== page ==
What happens when two become three, or four, or five? Who is responsible for the needs and wants of a couple when days are filled with playdates, pick-ups, and meal preps? Nights lack the erotic energy that couples need not only to survive but to thrive. Dr. Becky and Esther Perel come together to talk about what parents can do to rekindle their desires.
Read the excerpt from The Good Inside podcast and listen to the full episode here.
Esther: When I wrote Mating in Captivity, I tried to really understand what happens to this, what I call the erotic energy, right? The creative energy that makes us feel alive, vibrant, vital. That’s what you call to play, to roll on the floor, to love, to create, to tickle, to look at each other, to love together, etc.
Dr. Becky: That’s erotic energy. You’re not just talking about like sexy time.
Esther: No, no, no. I’m talking about that creative outburst, that energy that makes you feel alive.
When you have kids, it’s a revolution in the couple. It completely shifts all the resources, the time, the attention, the intimacy, the money, it all shifts. Why? Because when you are in a relationship, you negotiate continuously two poles. You negotiate your need for stability and predictability and reliability. You also negotiate your need for novelty and exploration and risk and change and movement. But when you have a child, you prioritize stability. You become security so that the child can become adventure. The child itself is an adventure that you are going on and that you are accompanying, and so you try to stabilize yourself.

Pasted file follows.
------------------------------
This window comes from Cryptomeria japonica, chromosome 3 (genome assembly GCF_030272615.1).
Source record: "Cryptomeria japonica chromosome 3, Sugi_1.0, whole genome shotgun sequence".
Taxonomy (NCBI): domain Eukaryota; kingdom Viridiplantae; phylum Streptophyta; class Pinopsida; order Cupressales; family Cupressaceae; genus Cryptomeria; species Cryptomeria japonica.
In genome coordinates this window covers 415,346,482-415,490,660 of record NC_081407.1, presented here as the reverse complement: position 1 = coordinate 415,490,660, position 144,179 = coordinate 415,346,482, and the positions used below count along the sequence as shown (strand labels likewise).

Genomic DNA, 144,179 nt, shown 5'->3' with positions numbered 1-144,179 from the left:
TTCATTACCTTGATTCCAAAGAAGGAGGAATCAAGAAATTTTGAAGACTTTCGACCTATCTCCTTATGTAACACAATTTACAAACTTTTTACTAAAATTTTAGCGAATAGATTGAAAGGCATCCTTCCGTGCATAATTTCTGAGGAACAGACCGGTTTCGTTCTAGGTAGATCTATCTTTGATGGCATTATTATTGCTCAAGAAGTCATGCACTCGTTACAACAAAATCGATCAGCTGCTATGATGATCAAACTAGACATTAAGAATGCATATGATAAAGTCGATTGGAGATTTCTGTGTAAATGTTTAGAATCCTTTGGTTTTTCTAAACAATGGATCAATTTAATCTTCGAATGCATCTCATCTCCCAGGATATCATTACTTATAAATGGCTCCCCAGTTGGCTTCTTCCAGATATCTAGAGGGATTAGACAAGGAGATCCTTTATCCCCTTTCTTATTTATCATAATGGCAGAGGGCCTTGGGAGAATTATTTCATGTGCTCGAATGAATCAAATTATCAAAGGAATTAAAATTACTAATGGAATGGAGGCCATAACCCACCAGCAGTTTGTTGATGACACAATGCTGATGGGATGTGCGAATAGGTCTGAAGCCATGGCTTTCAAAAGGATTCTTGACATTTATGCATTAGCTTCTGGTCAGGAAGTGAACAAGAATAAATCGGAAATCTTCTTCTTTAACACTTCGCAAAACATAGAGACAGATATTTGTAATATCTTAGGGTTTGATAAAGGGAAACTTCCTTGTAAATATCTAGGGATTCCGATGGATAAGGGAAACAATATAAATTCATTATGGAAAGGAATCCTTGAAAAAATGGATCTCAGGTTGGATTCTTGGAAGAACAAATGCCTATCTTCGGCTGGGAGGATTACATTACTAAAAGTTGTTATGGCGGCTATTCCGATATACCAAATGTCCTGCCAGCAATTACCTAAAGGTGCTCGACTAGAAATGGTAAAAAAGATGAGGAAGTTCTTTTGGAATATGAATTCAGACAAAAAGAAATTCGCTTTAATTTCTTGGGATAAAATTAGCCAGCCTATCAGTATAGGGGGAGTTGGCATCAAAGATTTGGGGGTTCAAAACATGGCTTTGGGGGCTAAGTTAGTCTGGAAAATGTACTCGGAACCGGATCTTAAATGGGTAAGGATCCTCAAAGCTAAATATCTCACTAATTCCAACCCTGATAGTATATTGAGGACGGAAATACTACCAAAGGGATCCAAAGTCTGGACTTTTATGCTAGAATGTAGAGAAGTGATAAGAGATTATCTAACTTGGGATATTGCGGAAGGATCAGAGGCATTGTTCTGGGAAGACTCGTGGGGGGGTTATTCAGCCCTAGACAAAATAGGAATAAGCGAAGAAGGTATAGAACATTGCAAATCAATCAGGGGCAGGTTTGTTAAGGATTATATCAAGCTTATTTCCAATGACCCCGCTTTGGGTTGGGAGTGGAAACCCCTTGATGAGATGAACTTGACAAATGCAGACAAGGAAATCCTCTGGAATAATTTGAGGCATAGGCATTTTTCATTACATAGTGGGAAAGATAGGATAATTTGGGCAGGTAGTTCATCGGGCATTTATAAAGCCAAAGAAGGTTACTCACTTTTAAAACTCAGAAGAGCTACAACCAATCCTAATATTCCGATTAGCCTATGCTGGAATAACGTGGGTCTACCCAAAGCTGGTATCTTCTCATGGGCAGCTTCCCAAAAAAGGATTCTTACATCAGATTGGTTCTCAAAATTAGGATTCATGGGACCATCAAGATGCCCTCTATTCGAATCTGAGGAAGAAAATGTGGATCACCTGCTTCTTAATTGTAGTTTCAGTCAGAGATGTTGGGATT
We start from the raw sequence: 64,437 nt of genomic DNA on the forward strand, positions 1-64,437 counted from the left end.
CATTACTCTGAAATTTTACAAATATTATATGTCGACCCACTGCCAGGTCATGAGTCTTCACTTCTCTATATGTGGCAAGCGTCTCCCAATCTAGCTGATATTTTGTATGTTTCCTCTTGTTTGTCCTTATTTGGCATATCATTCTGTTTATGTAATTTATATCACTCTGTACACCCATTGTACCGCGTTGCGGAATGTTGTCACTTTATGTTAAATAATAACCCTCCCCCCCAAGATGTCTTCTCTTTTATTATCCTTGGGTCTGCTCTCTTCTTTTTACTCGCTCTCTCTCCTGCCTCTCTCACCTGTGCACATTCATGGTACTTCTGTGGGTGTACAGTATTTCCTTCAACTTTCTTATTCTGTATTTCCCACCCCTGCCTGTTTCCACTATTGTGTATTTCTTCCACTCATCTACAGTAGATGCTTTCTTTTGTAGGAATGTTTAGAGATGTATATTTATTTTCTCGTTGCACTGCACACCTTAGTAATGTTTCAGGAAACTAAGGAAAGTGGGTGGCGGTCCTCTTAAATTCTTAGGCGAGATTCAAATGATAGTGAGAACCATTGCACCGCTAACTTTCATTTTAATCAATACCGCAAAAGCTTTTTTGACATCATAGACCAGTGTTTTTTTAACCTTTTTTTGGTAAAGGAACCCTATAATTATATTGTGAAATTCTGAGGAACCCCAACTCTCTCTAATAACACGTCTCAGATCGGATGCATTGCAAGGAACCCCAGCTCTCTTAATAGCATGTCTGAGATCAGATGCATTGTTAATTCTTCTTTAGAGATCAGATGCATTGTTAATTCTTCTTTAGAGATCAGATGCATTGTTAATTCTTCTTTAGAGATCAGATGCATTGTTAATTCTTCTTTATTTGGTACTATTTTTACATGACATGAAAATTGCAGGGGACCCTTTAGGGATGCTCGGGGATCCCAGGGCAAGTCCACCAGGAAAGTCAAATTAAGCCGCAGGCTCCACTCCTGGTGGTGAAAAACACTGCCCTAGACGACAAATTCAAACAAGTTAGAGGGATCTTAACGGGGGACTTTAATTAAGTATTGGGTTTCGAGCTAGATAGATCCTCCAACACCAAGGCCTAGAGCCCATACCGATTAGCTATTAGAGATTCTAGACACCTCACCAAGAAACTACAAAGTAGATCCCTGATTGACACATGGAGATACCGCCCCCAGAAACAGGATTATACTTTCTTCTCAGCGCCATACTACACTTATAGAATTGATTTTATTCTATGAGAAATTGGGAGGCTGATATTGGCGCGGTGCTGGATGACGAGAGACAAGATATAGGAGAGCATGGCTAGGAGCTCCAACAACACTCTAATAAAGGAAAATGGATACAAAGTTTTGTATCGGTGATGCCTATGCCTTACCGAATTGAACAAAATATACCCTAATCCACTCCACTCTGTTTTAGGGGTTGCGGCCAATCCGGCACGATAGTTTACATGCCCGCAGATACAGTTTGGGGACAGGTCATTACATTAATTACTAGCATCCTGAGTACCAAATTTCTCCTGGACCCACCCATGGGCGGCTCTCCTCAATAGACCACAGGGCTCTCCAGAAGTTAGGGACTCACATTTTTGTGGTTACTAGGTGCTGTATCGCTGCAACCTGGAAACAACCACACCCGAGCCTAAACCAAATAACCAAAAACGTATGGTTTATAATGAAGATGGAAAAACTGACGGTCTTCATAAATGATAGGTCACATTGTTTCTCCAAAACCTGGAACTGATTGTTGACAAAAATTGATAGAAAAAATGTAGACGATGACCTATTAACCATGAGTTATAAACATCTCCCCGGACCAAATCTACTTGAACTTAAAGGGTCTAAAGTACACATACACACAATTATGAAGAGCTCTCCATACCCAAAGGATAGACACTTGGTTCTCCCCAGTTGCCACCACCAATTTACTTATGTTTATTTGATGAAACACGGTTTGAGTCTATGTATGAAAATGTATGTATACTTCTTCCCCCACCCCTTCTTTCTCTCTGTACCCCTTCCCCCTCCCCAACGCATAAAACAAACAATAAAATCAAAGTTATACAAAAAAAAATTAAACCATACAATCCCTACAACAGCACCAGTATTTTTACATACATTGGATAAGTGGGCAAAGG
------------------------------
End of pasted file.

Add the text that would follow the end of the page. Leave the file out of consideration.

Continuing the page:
That erotic energy — playfulness, imagination, aliveness, curiosity, engagement — is alive and well, but it is eros redirected. It all goes to the children with the idea that the adults will kind of survive like a cactus. That you not don’t even need to water. Then one person says “What is going on here? Where are we at? We haven’t gone hiking. We haven’t been alone. We haven’t gone on a date. When is the last time we went dancing? When’s the last time we touched each other and looked at each other the way that we are constantly adoring each other’s kids? And when’s the last time that when you say “how are you?” the answer was not about what you did and what you got done and what is off the list? How are you, what’s happening to this person right here next to me, who is go going through a lot of things?” That is the loss that takes place.